...to hear the sound of Ronald Pickup's deft Bovary character interpretations, whose cadence, rhythm, and intonation are nothing short of masterful. My only regret is that no other Flaubert offerings are entrusted to him. This one is a must-listen!
I purchased the abridged version in error. I loved what text there was (about half of the unabridged), but the ending was so mysteriously abrupt and unfulfilling that I had to call a friend who had the hard copy and ask him to recite the last four sentences just to make sure that an error in my download was not the problem. He asked me whether I meant for him to read from the last chapter or the epilogue. Epilogue? What epilogue? Apparently there was even more left out than I had realized. Fortunately, the chopped version did not dampen my enthusiasm for this book. In fact, I cannot wait to purchase the unabridged version and listen, this time, to the whole work.
The not unpleasant gravelly character of Narrator Anna Fields's voice evokes the same hypnotic effect as does the pleasant purring of one's beloved cat. Its lure subtly weaves the listener deeper and deeper into the fabric of the dilemma, begging the answer to the question of where the responsibiity for personal tragedy lies: within oneself or the conspiracy of higher powers.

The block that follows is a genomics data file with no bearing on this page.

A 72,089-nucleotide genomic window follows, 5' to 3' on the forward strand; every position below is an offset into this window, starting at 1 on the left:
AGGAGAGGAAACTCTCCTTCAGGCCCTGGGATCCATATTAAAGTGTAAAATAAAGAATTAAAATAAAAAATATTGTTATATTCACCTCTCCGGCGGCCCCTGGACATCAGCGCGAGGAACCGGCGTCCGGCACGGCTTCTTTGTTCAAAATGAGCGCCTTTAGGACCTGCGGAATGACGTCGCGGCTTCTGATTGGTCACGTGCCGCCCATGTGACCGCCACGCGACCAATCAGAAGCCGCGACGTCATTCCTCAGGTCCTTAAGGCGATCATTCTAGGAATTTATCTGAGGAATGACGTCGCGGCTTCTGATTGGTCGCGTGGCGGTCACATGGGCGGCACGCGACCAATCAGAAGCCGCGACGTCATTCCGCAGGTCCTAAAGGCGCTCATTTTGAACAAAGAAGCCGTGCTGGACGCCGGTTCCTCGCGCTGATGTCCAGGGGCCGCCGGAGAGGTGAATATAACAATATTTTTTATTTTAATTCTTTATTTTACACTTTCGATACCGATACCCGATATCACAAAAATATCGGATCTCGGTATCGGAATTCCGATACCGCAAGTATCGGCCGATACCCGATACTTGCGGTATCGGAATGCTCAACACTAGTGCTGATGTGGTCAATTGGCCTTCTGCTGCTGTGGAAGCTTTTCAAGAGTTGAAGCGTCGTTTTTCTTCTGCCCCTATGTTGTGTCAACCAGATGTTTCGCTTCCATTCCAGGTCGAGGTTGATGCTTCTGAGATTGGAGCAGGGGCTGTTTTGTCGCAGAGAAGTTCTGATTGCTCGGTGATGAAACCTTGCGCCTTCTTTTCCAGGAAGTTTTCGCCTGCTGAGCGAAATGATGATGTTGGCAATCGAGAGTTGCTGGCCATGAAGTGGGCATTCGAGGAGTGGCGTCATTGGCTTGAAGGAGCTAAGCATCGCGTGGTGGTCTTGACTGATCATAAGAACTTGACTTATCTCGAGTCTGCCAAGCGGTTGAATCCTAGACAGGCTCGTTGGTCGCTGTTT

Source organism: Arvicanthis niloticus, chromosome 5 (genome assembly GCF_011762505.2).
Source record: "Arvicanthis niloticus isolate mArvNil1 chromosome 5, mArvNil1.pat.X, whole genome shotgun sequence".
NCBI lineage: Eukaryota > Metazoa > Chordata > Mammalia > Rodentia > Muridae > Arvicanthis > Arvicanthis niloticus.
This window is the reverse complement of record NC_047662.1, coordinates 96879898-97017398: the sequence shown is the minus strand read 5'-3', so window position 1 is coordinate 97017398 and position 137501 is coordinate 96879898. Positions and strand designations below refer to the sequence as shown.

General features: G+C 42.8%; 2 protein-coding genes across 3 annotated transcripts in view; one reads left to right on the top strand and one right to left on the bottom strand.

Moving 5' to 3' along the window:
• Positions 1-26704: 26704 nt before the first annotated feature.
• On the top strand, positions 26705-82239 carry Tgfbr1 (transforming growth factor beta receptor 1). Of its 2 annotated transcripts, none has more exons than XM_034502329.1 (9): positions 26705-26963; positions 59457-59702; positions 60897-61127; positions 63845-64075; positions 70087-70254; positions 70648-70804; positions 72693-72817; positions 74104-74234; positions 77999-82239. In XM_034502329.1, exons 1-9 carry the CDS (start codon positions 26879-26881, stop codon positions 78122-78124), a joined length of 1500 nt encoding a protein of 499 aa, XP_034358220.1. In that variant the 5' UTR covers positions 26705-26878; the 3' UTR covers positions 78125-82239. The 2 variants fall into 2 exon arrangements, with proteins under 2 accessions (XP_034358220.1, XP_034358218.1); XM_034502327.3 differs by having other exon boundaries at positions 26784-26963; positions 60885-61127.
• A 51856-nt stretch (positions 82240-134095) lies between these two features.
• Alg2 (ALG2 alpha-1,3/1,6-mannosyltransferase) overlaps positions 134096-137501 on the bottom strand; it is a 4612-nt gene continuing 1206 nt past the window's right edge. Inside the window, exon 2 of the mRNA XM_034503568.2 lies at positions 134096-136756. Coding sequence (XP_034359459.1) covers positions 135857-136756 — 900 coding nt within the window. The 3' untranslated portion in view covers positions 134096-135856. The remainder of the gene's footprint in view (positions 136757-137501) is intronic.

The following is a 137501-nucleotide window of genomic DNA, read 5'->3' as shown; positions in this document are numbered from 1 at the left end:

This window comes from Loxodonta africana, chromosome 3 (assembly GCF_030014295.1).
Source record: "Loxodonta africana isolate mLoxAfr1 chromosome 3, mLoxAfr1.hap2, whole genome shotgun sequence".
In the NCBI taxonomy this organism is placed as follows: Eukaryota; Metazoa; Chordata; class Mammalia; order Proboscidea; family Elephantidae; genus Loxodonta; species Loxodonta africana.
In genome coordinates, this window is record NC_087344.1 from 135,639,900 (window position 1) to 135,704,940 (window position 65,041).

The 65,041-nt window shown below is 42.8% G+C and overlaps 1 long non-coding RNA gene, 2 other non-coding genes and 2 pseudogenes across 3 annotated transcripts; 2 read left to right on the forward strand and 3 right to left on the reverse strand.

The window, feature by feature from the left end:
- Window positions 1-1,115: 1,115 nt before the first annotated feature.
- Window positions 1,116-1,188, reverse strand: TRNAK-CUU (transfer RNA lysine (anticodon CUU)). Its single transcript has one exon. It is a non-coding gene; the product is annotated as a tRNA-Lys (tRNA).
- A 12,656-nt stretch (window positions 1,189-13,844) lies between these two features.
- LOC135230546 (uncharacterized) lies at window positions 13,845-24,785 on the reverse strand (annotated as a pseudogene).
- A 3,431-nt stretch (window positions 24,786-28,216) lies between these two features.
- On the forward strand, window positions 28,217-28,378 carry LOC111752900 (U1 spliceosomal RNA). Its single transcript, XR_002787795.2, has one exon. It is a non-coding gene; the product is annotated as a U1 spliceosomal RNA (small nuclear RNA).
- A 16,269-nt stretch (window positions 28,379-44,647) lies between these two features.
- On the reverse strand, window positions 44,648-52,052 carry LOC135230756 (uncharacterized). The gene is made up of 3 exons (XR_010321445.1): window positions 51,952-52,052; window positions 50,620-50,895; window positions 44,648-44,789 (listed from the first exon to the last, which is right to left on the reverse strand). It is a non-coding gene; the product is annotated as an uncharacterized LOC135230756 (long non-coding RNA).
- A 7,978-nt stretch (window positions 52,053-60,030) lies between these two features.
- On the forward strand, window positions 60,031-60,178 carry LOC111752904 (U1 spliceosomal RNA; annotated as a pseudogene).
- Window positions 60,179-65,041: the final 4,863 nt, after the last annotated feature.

Grace Conlin's initial rapid delivery of Edith Wharton's sensitive penetration of the Summer of adolescent dreams collapsing into the Fall of the realities of adult choices is worth the investment of the listener's patience. Once Conlin settles into her natural rhythm, she crafts a gem that should become the centerpiece of the setting of required summer reading for every high school girl--and her mother.
...from a destiny that is punctuated by either hubris or humility, and "Pompeii" offers up the alternatives for us to consider in our own lives. I had read the hard copy of "Pompeii" when it first came out in print, and because I had loved it so much through the filter of my own inner voice, I was reluctant to "read" it again through someone else's in an audible. I needn't have worried, however, because I have been successfully transported to other times and venues in the eminently capable hands of narrator John Lee on many other occasions, and Lee's rendering of "Pompeii" was no disappointment. Harris provides no safe keyhole through wihch to peer in this page turner: the pelting of pumice upon my head, neck, and shoulders was palpable in my attempt to flee destiny along with the virtuous and the vicious alike.
Like my first child, Pillars of the Earth held special meaning because its delights were uncharted territory. I loved World Without End, however, in much the same way that I love my second born: both share characteristics of their older siblings, yet each takes on a life of its own with its own separate virtues that have brought both joy and tears to my eyes. I love one neither more nor less than the other. World Without End was worth every listening moment. And ever since I first heard Narrator John Lee's voice, I started my search for new audibles by keywording his name.
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